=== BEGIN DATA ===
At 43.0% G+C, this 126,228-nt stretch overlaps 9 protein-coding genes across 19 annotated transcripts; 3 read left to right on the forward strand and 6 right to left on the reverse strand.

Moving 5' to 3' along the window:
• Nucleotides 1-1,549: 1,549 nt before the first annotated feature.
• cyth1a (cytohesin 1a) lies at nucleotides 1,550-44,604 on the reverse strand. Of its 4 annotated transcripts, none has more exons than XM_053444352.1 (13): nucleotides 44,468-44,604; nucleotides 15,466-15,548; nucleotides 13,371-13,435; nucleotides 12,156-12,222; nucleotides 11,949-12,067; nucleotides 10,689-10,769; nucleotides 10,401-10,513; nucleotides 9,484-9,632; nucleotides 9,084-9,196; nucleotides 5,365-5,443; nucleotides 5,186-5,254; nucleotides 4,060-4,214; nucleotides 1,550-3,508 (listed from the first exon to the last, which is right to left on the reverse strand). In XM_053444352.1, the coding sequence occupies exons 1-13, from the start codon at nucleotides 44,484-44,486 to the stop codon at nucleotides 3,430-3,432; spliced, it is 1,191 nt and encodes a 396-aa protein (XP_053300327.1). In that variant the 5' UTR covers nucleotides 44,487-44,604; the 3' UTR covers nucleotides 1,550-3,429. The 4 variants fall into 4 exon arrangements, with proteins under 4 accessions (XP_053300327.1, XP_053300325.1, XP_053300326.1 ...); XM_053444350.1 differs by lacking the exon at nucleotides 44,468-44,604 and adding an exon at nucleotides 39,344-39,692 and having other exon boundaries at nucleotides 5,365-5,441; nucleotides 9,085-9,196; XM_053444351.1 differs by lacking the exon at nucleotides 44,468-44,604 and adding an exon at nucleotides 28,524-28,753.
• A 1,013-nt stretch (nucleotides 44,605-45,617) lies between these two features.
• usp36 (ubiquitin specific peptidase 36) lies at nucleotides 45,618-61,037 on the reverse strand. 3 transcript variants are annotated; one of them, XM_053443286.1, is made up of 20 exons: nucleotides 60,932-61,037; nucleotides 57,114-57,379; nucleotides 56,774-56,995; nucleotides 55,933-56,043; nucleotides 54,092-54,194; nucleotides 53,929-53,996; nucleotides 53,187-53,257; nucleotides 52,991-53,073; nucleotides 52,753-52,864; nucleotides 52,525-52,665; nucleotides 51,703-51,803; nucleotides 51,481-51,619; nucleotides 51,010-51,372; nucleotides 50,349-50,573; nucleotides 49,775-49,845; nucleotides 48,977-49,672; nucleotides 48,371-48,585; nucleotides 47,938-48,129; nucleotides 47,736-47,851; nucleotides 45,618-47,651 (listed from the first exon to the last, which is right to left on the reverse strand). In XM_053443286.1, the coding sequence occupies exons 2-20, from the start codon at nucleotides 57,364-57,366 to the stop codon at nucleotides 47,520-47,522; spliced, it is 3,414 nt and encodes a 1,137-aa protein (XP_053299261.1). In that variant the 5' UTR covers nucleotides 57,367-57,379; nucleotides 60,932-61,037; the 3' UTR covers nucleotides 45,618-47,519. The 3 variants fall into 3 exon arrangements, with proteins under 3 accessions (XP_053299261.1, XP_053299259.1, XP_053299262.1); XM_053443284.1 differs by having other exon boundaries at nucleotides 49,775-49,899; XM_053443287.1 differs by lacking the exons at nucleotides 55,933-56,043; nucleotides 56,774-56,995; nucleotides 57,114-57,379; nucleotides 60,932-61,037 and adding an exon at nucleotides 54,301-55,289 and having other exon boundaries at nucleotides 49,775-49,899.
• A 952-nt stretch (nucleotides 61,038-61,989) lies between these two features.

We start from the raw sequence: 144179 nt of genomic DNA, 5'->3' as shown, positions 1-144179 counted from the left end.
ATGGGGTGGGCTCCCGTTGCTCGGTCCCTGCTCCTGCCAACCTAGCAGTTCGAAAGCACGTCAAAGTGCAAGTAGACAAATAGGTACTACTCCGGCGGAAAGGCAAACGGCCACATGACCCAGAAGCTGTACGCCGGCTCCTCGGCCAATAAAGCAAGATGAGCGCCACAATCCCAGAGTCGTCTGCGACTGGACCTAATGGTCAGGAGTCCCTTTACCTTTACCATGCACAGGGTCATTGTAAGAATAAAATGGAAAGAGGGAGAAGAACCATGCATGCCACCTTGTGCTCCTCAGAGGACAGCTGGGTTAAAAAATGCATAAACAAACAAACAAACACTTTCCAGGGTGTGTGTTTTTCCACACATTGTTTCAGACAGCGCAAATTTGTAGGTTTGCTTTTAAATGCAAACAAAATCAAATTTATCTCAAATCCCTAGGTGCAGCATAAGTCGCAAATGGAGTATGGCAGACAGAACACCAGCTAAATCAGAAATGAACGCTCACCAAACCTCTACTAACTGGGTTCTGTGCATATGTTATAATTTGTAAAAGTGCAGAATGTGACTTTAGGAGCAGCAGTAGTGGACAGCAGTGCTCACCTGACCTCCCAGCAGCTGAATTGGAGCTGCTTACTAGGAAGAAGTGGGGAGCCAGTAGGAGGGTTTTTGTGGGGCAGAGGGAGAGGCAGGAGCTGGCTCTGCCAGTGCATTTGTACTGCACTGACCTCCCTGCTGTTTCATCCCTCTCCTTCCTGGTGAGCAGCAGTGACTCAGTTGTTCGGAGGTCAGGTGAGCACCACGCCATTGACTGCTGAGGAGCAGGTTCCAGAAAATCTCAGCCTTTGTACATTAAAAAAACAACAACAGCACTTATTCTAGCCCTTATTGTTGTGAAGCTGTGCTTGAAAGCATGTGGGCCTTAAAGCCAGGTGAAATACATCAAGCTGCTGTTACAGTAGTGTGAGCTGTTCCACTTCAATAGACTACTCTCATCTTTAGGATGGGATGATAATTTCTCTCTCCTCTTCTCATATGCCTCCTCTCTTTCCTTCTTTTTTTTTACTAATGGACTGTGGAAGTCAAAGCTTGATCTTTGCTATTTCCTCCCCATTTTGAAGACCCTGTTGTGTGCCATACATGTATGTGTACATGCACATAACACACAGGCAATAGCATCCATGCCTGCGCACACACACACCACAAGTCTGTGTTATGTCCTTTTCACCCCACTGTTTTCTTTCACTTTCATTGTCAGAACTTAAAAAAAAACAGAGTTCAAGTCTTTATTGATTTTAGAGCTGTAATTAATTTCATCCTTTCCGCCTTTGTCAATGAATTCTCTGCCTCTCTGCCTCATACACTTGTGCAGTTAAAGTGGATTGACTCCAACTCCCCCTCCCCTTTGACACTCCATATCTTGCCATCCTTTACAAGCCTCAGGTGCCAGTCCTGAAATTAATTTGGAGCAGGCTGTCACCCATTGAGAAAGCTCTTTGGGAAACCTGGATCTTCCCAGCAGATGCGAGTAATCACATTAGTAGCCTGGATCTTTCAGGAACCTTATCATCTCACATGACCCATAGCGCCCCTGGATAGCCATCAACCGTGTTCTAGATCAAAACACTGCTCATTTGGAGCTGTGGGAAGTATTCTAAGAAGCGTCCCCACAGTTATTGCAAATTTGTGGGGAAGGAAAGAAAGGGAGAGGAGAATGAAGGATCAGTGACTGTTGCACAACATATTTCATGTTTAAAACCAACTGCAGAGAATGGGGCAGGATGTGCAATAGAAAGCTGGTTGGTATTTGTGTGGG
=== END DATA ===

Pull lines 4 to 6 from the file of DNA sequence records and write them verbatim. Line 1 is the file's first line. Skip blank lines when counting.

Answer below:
• cyth1a (cytohesin 1a) lies at nucleotides 1,550-44,604 on the reverse strand. Of its 4 annotated transcripts, none has more exons than XM_053444352.1 (13): nucleotides 44,468-44,604; nucleotides 15,466-15,548; nucleotides 13,371-13,435; nucleotides 12,156-12,222; nucleotides 11,949-12,067; nucleotides 10,689-10,769; nucleotides 10,401-10,513; nucleotides 9,484-9,632; nucleotides 9,084-9,196; nucleotides 5,365-5,443; nucleotides 5,186-5,254; nucleotides 4,060-4,214; nucleotides 1,550-3,508 (listed from the first exon to the last, which is right to left on the reverse strand). In XM_053444352.1, the coding sequence occupies exons 1-13, from the start codon at nucleotides 44,484-44,486 to the stop codon at nucleotides 3,430-3,432; spliced, it is 1,191 nt and encodes a 396-aa protein (XP_053300327.1). In that variant the 5' UTR covers nucleotides 44,487-44,604; the 3' UTR covers nucleotides 1,550-3,429. The 4 variants fall into 4 exon arrangements, with proteins under 4 accessions (XP_053300327.1, XP_053300325.1, XP_053300326.1 ...); XM_053444350.1 differs by lacking the exon at nucleotides 44,468-44,604 and adding an exon at nucleotides 39,344-39,692 and having other exon boundaries at nucleotides 5,365-5,441; nucleotides 9,085-9,196; XM_053444351.1 differs by lacking the exon at nucleotides 44,468-44,604 and adding an exon at nucleotides 28,524-28,753.
• A 1,013-nt stretch (nucleotides 44,605-45,617) lies between these two features.
• usp36 (ubiquitin specific peptidase 36) lies at nucleotides 45,618-61,037 on the reverse strand. 3 transcript variants are annotated; one of them, XM_053443286.1, is made up of 20 exons: nucleotides 60,932-61,037; nucleotides 57,114-57,379; nucleotides 56,774-56,995; nucleotides 55,933-56,043; nucleotides 54,092-54,194; nucleotides 53,929-53,996; nucleotides 53,187-53,257; nucleotides 52,991-53,073; nucleotides 52,753-52,864; nucleotides 52,525-52,665; nucleotides 51,703-51,803; nucleotides 51,481-51,619; nucleotides 51,010-51,372; nucleotides 50,349-50,573; nucleotides 49,775-49,845; nucleotides 48,977-49,672; nucleotides 48,371-48,585; nucleotides 47,938-48,129; nucleotides 47,736-47,851; nucleotides 45,618-47,651 (listed from the first exon to the last, which is right to left on the reverse strand). In XM_053443286.1, the coding sequence occupies exons 2-20, from the start codon at nucleotides 57,364-57,366 to the stop codon at nucleotides 47,520-47,522; spliced, it is 3,414 nt and encodes a 1,137-aa protein (XP_053299261.1). In that variant the 5' UTR covers nucleotides 57,367-57,379; nucleotides 60,932-61,037; the 3' UTR covers nucleotides 45,618-47,519. The 3 variants fall into 3 exon arrangements, with proteins under 3 accessions (XP_053299261.1, XP_053299259.1, XP_053299262.1); XM_053443284.1 differs by having other exon boundaries at nucleotides 49,775-49,899; XM_053443287.1 differs by lacking the exons at nucleotides 55,933-56,043; nucleotides 56,774-56,995; nucleotides 57,114-57,379; nucleotides 60,932-61,037 and adding an exon at nucleotides 54,301-55,289 and having other exon boundaries at nucleotides 49,775-49,899.